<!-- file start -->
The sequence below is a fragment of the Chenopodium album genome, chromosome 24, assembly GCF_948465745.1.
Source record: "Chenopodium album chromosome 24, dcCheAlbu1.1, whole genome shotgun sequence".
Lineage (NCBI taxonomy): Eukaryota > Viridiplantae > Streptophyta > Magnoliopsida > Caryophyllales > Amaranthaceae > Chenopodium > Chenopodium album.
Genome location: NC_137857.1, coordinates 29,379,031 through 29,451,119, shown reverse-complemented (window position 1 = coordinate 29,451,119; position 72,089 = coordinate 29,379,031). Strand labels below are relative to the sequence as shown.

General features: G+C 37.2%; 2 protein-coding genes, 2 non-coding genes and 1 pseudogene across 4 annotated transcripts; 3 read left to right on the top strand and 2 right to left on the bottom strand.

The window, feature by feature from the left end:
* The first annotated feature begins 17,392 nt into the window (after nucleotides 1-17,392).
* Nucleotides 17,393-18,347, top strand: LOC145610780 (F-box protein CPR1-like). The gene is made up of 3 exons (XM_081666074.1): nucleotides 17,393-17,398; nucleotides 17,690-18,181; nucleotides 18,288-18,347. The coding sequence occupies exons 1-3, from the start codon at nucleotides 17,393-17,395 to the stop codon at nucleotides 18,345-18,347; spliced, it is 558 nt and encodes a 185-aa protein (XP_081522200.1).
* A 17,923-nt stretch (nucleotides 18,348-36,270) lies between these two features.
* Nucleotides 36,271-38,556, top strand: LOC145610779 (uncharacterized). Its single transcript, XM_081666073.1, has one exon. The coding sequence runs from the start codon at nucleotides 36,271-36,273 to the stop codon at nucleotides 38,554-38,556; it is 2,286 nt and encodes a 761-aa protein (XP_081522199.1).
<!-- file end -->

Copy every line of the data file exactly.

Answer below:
The sequence below is a fragment of the Chenopodium album genome, chromosome 24, assembly GCF_948465745.1.
Source record: "Chenopodium album chromosome 24, dcCheAlbu1.1, whole genome shotgun sequence".
Lineage (NCBI taxonomy): Eukaryota > Viridiplantae > Streptophyta > Magnoliopsida > Caryophyllales > Amaranthaceae > Chenopodium > Chenopodium album.
Genome location: NC_137857.1, coordinates 29,379,031 through 29,451,119, shown reverse-complemented (window position 1 = coordinate 29,451,119; position 72,089 = coordinate 29,379,031). Strand labels below are relative to the sequence as shown.

General features: G+C 37.2%; 2 protein-coding genes, 2 non-coding genes and 1 pseudogene across 4 annotated transcripts; 3 read left to right on the top strand and 2 right to left on the bottom strand.

The window, feature by feature from the left end:
* The first annotated feature begins 17,392 nt into the window (after nucleotides 1-17,392).
* Nucleotides 17,393-18,347, top strand: LOC145610780 (F-box protein CPR1-like). The gene is made up of 3 exons (XM_081666074.1): nucleotides 17,393-17,398; nucleotides 17,690-18,181; nucleotides 18,288-18,347. The coding sequence occupies exons 1-3, from the start codon at nucleotides 17,393-17,395 to the stop codon at nucleotides 18,345-18,347; spliced, it is 558 nt and encodes a 185-aa protein (XP_081522200.1).
* A 17,923-nt stretch (nucleotides 18,348-36,270) lies between these two features.
* Nucleotides 36,271-38,556, top strand: LOC145610779 (uncharacterized). Its single transcript, XM_081666073.1, has one exon. The coding sequence runs from the start codon at nucleotides 36,271-36,273 to the stop codon at nucleotides 38,554-38,556; it is 2,286 nt and encodes a 761-aa protein (XP_081522199.1).